MoneyGram Partners with Visa on P2P Money Transfer Platform

Fintech Investing

Through Visa Direct, MoneyGram will offer customers P2P money transfers to debit cards as the company expands its payment services.

On Monday (September 9) online payments company MoneyGram (NASDAQ:MGI) announced a partnership with Visa (NYSE:V) as part of a peer-to-peer (P2P) debit service agreement.

The cross-border payments company is adding a P2P feature to its payment platform, allowing individuals to send money to each other’s debit cards for a minimum of US$1.99 per transaction. This service is currently only available in the US, although it has plans to expand internationally.

“By implementing Visa Direct, companies like MoneyGram are able to offer choice, flexibility and peace of mind to customers, knowing that each transaction is backed by the security, reach and capability of Visa’s global payments network,” said Bill Sheley, senior vice president and global head of Visa Direct, in a press release.

While MoneyGram and Visa entered into their seminal partnership in July 2018, the announcement comes as an additional layer to the secure cross-border remittance services developed through Visa Direct. The cross-border deal with MoneyGram was the first of its kind for Visa Direct in harnessing cross-border payments that originated in the US.

Since the beginning of the year, MoneyGram’s shares have skyrocketed over 146 percent. In one instance, after Ripple invested US$50 million in MoneyGram in June, MoneyGram’s shares doubled.

MoneyGram has been forging several deals in the past year and a half. In August, MoneyGram partnered with Vietnam-based HDBank in a home-delivery remittance agreement. As part of the partnership, funds will be delivered to HD customers’ doorsteps within three hours. This additional channel adds to MoneyGram’s and HD Bank’s existing payment and remittance partnerships.

Additionally, last year, Alibaba-owned(NYSE:BABA) Ant Financial attempted to acquire MoneyGram for US$1.2 billion. The deal was blocked after security concerns were expressed from US regulatory officials.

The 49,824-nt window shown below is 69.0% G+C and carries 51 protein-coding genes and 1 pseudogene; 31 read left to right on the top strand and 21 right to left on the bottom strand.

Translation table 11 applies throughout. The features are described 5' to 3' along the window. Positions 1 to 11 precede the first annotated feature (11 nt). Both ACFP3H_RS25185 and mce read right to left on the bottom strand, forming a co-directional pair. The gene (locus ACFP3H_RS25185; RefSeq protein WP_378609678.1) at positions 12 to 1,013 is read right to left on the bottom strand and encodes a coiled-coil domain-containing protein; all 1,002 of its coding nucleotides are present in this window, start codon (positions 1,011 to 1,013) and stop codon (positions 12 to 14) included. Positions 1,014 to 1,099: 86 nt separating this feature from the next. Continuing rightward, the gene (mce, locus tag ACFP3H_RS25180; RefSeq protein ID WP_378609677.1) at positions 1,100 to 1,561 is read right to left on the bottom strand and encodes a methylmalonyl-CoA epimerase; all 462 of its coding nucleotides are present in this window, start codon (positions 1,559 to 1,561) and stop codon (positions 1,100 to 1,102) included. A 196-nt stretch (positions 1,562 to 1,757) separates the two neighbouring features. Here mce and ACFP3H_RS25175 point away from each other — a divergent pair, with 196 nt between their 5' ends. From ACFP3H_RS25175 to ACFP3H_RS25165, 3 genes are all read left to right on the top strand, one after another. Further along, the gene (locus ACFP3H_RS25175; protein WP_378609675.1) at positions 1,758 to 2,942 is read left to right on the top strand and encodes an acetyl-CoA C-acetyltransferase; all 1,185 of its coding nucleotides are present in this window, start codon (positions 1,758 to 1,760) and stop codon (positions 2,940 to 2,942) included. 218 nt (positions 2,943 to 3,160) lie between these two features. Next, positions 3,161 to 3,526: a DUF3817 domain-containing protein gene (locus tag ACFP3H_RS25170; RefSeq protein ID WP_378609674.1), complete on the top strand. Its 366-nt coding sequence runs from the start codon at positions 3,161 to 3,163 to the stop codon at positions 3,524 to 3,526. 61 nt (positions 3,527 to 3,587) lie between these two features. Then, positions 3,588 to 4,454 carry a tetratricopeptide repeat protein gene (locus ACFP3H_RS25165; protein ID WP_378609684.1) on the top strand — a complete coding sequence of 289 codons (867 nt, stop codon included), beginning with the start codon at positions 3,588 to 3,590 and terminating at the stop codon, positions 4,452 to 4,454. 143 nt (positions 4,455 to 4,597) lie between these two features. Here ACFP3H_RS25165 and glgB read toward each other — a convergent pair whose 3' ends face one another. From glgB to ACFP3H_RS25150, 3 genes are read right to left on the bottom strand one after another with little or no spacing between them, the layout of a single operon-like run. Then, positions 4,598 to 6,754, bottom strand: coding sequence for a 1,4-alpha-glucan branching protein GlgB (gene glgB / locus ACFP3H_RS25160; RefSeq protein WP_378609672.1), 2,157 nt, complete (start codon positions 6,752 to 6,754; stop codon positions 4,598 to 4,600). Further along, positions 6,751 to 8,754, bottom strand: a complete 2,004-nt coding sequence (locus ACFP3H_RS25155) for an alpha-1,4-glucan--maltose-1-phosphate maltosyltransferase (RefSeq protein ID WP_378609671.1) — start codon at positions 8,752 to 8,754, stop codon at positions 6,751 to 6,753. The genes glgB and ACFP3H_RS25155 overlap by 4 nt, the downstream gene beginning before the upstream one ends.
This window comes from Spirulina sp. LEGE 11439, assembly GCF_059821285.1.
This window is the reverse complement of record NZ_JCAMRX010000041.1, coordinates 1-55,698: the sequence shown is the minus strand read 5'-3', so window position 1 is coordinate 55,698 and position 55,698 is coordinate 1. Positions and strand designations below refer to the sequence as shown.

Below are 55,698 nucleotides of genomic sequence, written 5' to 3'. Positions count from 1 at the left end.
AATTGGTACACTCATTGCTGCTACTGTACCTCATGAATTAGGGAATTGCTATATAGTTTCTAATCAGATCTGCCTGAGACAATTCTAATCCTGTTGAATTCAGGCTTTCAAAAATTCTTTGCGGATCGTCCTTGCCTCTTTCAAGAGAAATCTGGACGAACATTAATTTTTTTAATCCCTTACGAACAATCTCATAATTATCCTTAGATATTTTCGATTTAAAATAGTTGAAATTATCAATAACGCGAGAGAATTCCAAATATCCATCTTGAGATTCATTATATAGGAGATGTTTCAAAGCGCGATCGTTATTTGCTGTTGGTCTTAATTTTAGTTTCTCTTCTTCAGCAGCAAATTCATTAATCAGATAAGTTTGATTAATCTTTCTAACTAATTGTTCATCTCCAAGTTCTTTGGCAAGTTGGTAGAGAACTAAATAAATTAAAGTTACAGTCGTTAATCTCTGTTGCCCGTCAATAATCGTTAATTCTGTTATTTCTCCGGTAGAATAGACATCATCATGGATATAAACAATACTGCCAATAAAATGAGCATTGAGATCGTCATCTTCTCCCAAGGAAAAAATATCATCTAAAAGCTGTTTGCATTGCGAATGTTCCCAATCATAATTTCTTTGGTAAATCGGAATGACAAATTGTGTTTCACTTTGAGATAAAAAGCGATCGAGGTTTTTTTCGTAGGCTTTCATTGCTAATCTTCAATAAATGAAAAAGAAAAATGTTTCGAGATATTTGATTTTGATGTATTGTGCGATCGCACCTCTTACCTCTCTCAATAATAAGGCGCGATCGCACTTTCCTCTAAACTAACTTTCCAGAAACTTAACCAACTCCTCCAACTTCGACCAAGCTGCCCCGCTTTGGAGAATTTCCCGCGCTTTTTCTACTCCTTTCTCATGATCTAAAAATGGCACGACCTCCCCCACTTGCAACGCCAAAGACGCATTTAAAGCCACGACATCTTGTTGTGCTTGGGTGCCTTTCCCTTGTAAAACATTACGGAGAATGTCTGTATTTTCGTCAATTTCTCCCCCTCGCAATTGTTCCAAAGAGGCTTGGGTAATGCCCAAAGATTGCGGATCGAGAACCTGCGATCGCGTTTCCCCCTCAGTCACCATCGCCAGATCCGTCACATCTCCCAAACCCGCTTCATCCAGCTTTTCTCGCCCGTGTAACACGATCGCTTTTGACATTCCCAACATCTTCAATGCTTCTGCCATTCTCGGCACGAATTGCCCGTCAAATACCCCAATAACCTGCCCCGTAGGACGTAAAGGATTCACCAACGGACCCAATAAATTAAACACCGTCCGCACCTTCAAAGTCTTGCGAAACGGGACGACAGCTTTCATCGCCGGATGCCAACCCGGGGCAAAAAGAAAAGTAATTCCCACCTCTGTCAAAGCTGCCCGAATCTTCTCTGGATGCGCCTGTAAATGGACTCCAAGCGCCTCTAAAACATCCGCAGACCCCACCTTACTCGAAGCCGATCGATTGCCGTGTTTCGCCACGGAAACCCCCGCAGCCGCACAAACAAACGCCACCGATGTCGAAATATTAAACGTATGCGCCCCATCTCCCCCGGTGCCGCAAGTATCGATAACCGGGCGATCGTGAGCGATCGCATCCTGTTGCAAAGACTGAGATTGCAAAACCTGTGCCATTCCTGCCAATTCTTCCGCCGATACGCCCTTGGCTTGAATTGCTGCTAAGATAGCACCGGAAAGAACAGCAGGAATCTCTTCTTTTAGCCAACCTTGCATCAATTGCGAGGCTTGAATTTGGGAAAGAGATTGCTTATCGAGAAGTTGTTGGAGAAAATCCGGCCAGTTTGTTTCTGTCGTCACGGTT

Despite its impressive share performance over the year, MoneyGram reported declines in revenues in its second quarter financial results. In tandem, its net loss was US$27.2 million, a sharp turn from US$2.3 million in net income during the second quarter of 2018.

As payments and transactional innovation gain momentum, users are expecting faster speed settlements and services. According to a report from the FinTech Growth Syndicate, 158 PayTechs are headquartered in the US and are operating in Canada, 420 PayTechs are headquartered and operating in Canada. The estimated gross revenue in 2016 for the payments industry in Canada was $16.4B.

Paytechs, according to Payments Canada, are firms that transfer funds through the use of technological advancements.

In light of this, according to Deloitte, the payments sector of fintech has the highest number of startups within the ecosystem, particularly in the banking and financial services industries. Since 1998, 264 payment-centered companies have received US$7.71 billion in the US, it added.

Looking forward, Research and Markets projects that the overall global fintech sector will expand by a compound annual growth rate of 22.13 percent until 2023. Driven by heightened mobile phone adoption and banking expenditures influenced by consumer demands, it anticipates that, by 2023, the global fintech market will reach US$305.7 billion.

Shares of MoneyGram were up nearly 8 percent from Monday’s open at US$5.28 to close on Tuesday (September 10) at US$5.66.

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Securities Disclosure: I, Dorothy Neufeld, hold no direct investment interest in any company mentioned in this article.

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